12. Food words distract the hungry: Evidence of involuntary semantic processing of task-irrelevant but biologically-relevant unexpected auditory words.

    Science.gov (United States)

    Parmentier, Fabrice B R; Pacheco-Unguetti, Antonia P; Valero, Sara

    2018-01-01

    Rare changes in a stream of otherwise repeated task-irrelevant sounds break through selective attention and disrupt performance in an unrelated visual task by triggering shifts of attention to and from the deviant sound (deviance distraction). Evidence indicates that the involuntary orientation of attention to unexpected sounds is followed by their semantic processing. However, past demonstrations relied on tasks in which the meaning of the deviant sounds overlapped with features of the primary task. Here we examine whether such processing is observed when no such overlap is present but sounds carry some relevance to the participants' biological need to eat when hungry. We report the results of an experiment in which hungry and satiated participants partook in a cross-modal oddball task in which they categorized visual digits (odd/even) while ignoring task-irrelevant sounds. On most trials the irrelevant sound was a sinewave tone (standard sound). On the remaining trials, deviant sounds consisted of spoken words related to food (food deviants) or control words (control deviants). Questionnaire data confirmed state (but not trait) differences between the two groups with respect to food craving, as well as a greater desire to eat the food corresponding to the food-related words in the hungry relative to the satiated participants. The results of the oddball task revealed that food deviants produced greater distraction (longer response times) than control deviants in hungry participants while the reverse effect was observed in satiated participants. This effect was observed in the first block of trials but disappeared thereafter, reflecting semantic saturation. Our results suggest that (1) the semantic content of deviant sounds is involuntarily processed even when sharing no feature with the primary task; and that (2) distraction by deviant sounds can be modulated by the participants' biological needs.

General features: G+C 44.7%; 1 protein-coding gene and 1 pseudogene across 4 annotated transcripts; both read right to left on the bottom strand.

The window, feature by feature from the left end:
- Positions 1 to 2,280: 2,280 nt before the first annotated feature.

13. Does Guiding Toward Task-Relevant Information Help Improve Graph Processing and Graph Comprehension of Individuals with Low or High Numeracy? An Eye-Tracker Experiment.

    Science.gov (United States)

    Keller, Carmen; Junghans, Alex

    2017-11-01